Consider using humor to make a point about absurdities in everyday life

Humor is great for more than just a quick laugh: the very best humor makes us reflect on life and it’s more absurd situations. ‘Honest University Commercial’ is merciless in pointing out how our higher-learning institutions are more focused on making money and how expensive it is to get a degree than they are about giving their students practical skills and not wasting time on subjects they have no interest in or will ever use (damn you, physical anthropology!). It’s funny, but also thought-provoking and sad at the same time.

There’s no shame in going for humor that’s meant only to make our audiences laugh and feel good for a few moments, but making them laugh while thinking and realizing a deeper meaning will leave a longer, more lasting impact.

The Takeaway

When doing a comedy, consider having an evil or shady organization promote themselves and not caring about broadcasting that they’re evil or shady (or both). For people who are affected by that organization (or the harsh realities of life in general), consider having them be relentlessly cheerful about their problems and difficulties, while using the absurdity of it all to point out how absurd real life can be.

Favorite Moments: ‘Cut ’em out!’

*My apologies regarding a post that went up earlier today that has since been deleted; it was a draft that had been set to be posted automatically, but I forgot to expand and revise it.*

We all have our favorite moments in movies, books, and games, moments that stay with us long after the story is over. This column is my attempt to examine my favorite moments and see why they stick with me.

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Previous installments of this column have looked at scenes that I enjoy watching, but today marks the first that, while brilliantly done, is not a fun scene by any stretch of the imagination.

Back in 2001, I was a 15 year old teen in high school who was eagerly looking forward to ‘Pearl Harbor’ and all the explosions, sinking ships, and general war carnage that hot-blooded teenagers go nuts over. Imagine my surprise to find that most of the movie revolves around a romance that drags on for over an hour before the actual attack starts. When the film came to an end, I was annoyed and disappointed, with the film quickly fading from memory as I headed home.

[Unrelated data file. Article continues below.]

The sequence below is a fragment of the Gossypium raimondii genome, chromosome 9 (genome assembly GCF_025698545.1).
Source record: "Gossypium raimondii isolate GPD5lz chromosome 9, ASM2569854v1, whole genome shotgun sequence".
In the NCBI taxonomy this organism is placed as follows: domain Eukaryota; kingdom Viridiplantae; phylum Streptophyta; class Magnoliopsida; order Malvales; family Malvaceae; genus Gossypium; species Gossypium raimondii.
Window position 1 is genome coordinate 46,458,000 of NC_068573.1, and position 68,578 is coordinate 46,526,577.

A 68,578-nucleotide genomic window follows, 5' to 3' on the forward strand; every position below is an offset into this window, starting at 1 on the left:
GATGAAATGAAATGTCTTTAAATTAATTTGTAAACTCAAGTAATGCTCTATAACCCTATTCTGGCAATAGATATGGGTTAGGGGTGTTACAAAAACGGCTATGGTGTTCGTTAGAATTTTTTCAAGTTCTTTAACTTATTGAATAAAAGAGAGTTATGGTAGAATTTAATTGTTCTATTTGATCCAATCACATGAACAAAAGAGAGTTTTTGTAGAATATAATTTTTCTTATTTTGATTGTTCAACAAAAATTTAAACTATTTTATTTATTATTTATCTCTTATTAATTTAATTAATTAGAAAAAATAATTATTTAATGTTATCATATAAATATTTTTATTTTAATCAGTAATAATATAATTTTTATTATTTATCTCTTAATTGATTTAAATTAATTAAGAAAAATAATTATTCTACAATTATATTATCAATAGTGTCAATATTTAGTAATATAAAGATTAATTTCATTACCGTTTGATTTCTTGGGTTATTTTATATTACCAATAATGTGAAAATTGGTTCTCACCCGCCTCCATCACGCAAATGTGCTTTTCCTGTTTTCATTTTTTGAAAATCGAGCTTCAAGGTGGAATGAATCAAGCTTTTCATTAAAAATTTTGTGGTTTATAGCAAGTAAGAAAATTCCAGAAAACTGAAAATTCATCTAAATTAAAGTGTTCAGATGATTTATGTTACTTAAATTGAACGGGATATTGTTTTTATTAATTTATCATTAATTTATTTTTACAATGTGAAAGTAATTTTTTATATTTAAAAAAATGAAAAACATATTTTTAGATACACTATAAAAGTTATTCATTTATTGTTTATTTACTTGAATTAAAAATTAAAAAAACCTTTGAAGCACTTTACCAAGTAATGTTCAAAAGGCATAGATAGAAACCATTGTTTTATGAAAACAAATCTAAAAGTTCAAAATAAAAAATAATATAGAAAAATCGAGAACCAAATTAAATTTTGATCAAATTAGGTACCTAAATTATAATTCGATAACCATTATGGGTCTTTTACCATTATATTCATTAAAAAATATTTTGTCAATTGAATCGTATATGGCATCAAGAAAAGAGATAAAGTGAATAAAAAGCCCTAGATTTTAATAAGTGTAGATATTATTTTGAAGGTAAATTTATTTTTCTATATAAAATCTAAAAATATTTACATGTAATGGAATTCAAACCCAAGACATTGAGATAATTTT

That is, except for one scene.

For all the flak it’s taken about the unwanted romantic subplot, the inaccuracies of the attack itself (including clearly visible modern-day destroyers), there’s one horrifying scene that ‘Pearl Harbor’ does perfectly (skip to 1:32):

 

Even 18 years later, this remains the most unsettling moment in any war film I’ve seen, and is easily the most heartbreaking scene in any movie directed by Michael Bay: Several sailors are trapped inside the upturned USS Oklahoma and screaming for help as the ship continues to flood, but drown only inches from safety as their rescuers fail to cut them out in time, unable to do anything but listen to their muffled screams as they die.

What’s so unsettling about this scene is how it uses an inevitable suffering scenario: That is, people who are going to endure something awful and there’s no way to stop it. Here, it’s the sailors who are going to die in one of the most horrific ways imaginable (drowning), but to make it even crueler, the only thing keeping them from escaping is a single piece of steel. They can see the daylight outside, and the people trying to save them, but it’s too late to get them out. And to twist the knife even further, we see the rescue attempt not from their perspective, but from the people trying to cut through, forcing us, the viewer, to imagine what it must be like underneath that steel. All we see of these doomed sailors are their hands and a screaming mouth.

Pearl Harbor suffers from focusing too much on a romance that nobody really wanted, various inaccuracies, and other issues, but for one scene, it perfectly captures the horrors of war.

What we can learn from my favorite videogame commercial